The entire Dylan project at Point Dume in
Malibu was a macabre experience melding talent and chaos.
Direction for the finishing details of the residence came
under the artful tutelage of eccentric sculpter Robert
Gilbert, who was a strong believer in individualism. When he
approached an out of work finish carpenter (who was just
learning how to lay bricks) to see if he had any ideas for
the upcoming ocean view veranda, John August stretched the
truth more than a little when he replied, "sure." He then
proposed a novel concept for creating fluid motion with
rectangular objects, based largely on his exposure to Greene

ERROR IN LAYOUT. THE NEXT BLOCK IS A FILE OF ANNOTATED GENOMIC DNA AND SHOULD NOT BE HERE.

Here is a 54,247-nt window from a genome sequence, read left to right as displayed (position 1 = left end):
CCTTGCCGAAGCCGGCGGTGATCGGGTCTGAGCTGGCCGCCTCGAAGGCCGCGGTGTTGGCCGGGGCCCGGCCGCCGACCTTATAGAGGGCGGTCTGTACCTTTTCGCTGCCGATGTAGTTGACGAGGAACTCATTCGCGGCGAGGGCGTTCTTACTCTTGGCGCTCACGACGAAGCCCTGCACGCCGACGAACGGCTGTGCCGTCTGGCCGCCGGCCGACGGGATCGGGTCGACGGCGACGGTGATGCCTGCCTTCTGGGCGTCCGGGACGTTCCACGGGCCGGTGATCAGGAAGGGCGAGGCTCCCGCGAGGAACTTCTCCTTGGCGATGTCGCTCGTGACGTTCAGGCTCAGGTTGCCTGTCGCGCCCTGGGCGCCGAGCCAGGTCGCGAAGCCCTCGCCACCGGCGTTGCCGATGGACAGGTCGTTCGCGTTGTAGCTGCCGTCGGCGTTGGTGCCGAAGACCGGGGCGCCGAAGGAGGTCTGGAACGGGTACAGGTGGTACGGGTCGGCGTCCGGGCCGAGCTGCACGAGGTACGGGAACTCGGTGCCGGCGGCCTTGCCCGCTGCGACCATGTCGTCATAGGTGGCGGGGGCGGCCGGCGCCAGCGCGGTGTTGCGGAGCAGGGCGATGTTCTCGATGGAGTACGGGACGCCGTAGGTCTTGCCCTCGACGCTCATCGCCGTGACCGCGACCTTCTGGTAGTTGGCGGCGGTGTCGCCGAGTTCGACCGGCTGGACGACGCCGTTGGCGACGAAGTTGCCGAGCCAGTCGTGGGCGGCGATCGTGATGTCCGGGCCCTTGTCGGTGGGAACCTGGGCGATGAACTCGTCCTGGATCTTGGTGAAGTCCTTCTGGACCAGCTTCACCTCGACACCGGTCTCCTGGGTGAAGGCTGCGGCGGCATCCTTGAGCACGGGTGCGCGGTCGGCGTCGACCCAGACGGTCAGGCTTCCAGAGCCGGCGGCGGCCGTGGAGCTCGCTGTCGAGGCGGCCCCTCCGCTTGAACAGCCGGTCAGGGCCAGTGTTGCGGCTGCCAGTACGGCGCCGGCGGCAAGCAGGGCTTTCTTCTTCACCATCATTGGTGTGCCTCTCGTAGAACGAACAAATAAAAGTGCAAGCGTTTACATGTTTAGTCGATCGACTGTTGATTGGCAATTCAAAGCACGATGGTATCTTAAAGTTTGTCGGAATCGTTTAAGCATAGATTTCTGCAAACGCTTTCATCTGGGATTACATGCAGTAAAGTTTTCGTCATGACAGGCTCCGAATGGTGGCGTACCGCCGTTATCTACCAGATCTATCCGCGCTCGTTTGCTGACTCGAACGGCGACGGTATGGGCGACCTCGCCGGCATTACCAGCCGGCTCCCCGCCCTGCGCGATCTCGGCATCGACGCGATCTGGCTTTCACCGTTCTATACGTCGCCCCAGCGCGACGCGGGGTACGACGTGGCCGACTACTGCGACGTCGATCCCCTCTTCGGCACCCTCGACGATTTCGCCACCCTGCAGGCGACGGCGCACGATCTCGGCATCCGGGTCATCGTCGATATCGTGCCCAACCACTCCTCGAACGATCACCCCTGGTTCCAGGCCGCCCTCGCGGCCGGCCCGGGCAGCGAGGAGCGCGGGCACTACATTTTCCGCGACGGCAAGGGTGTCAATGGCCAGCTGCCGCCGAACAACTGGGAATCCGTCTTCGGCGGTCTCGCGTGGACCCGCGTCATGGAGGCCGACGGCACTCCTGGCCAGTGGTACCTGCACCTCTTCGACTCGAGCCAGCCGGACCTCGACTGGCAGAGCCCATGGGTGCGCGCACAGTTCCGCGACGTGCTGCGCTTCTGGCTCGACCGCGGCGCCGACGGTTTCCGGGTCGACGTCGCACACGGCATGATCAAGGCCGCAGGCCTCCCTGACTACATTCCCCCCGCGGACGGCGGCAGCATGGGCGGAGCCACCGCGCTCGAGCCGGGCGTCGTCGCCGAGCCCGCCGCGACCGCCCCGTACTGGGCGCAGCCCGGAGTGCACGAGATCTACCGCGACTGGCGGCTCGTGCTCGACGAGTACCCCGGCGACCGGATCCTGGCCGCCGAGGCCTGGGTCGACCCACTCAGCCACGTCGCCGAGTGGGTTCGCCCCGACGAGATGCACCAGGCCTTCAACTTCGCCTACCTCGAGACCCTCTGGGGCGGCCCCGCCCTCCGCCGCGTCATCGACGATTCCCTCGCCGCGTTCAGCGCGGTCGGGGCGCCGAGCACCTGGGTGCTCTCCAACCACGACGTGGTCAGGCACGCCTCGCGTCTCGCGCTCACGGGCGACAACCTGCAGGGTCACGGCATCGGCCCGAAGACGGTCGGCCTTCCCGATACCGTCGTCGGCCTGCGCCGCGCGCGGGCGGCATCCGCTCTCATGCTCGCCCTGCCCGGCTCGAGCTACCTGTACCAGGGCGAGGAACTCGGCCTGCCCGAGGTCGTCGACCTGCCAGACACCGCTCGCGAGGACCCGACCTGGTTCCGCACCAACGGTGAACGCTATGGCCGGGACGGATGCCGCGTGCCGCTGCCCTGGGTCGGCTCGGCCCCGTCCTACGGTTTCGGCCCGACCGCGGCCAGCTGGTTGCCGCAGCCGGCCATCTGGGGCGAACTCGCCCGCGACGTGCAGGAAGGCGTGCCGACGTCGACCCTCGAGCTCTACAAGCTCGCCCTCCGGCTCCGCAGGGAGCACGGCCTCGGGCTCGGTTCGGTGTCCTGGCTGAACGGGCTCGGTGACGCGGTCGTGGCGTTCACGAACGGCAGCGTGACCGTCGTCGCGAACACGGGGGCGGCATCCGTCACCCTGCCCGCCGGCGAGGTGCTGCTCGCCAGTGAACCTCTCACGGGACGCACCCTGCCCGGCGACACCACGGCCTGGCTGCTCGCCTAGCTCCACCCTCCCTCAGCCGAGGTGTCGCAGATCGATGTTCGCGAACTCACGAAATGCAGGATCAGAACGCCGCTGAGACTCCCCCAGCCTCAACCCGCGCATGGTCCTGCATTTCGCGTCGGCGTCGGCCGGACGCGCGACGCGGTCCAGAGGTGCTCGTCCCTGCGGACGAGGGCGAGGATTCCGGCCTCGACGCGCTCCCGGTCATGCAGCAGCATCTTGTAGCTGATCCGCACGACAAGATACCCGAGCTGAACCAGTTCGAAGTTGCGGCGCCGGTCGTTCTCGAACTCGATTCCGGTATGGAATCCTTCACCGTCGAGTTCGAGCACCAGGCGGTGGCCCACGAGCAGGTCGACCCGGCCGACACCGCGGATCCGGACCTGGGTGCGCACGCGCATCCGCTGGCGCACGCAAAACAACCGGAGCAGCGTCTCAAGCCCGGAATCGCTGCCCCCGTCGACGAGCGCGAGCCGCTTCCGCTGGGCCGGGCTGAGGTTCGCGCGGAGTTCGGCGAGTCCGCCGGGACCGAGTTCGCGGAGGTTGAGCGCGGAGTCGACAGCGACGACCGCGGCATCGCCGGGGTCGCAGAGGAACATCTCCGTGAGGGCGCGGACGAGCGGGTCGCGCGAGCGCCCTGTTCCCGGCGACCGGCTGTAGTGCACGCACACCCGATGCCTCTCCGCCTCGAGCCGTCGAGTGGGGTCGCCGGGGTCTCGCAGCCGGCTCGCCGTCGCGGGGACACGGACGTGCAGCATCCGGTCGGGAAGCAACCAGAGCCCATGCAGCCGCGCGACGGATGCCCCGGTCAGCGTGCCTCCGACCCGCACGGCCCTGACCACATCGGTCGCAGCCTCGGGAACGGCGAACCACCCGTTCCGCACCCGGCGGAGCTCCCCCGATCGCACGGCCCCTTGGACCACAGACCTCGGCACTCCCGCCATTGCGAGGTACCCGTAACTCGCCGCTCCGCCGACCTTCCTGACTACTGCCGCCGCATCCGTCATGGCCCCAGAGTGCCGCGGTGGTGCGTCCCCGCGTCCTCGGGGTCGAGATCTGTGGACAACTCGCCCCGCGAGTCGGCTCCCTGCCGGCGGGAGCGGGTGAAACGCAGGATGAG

& Greene masonry in Pasadena and the flamboyant George
McDavitt, who was already doing incredible stonework on the
project. What eventually evolved was a highly stylistic way
of laying bricks which could encompass constantly changing
three dimensional curves with absolute linear resolution.
Or, in other words, no dead ends. This curvilinear approach
sparked a wave of copycat masonry throughout the Malibu
area. It all began here.